Model 1: Pelican 1910 LED. Price: 19.95$
Pelican turns out some good stuff and this is no different. This seems to meet most of my criteria, pocket clip, LED, momentary switch and its long enough for me to use the switch while holding a pistol. Looks nice and the machining is excellent. It has a run time of 1 hour on one AAA battery. The unit only puts out 39 lumen though. So we will see come test time if that ends up being enough. They say a beam range of 62 meters but I find that hard to believe right now. If not it’s a nice key-chain light for sure.

Model 2: Streamlight 88030 ProTac 1L Price: 36.00$
Right off the bat this one looks like a great choice, while it is the fattest of the bunch it’s not too fat. This one has High/Strobe/Low and puts out 110 lumen on high. For the size this is very bright. The single CR123 battery gives us 1 hour 45 mins of run time total and is waterproof to 1 meter. It came with a belt pouch and a chart. The chart states how much the brightness drops as the battery is used. With this model from start time to 1.25 hours the lumen’s start at the 110 but only drop to 87. Which is pretty good. It takes that last 30mins to drop to 11 lumen’s. So you’ve got at least 1.25 hours of solid bright run time. With a pocket clip and momentary switch I really like this one, can’t wait to test it at night.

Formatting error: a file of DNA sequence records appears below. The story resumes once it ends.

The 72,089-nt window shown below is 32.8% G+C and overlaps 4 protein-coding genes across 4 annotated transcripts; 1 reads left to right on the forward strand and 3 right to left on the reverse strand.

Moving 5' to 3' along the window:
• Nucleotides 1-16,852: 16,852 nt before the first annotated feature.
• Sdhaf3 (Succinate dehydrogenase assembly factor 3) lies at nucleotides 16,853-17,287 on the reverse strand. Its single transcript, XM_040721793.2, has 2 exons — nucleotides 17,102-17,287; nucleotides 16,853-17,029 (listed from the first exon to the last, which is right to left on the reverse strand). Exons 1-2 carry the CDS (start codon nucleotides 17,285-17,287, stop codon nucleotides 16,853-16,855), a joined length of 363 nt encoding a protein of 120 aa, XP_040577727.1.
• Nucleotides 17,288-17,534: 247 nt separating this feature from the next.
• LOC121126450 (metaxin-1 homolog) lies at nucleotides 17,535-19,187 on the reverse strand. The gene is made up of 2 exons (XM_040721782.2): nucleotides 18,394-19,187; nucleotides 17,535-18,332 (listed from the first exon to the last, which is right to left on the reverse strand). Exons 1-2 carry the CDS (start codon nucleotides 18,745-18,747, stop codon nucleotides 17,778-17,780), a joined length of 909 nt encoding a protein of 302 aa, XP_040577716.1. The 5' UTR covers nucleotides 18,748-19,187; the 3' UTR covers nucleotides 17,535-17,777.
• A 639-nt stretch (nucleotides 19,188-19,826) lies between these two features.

Model 3: Streamlight 88032 ProTac 1AA Price: 34.00$
I like this next ProTac as well, it’s the longest of all the lights tested, which makes it easiest to manipulate while holding a handgun.(at least for me) This one has all the features as the one above, 3 modes, same switch, 1 meter waterproof and belt pouch. It is skinnier which I kind of like too, size wise I like this one a lot. Unfortunately it is only 50 lumen’s on the single AA battery, so considerably weaker than the CR123 version. We’ll see if it’s enough at test time. The chart says it starts at 50 lumens, drops to 28 lumens by 1.5 hours and down to 5 lumen by 1.75 hours. Looks promising but we’ll see.

Model 4: Streamlight 66318 MicroStream Penlight Price: 14.00$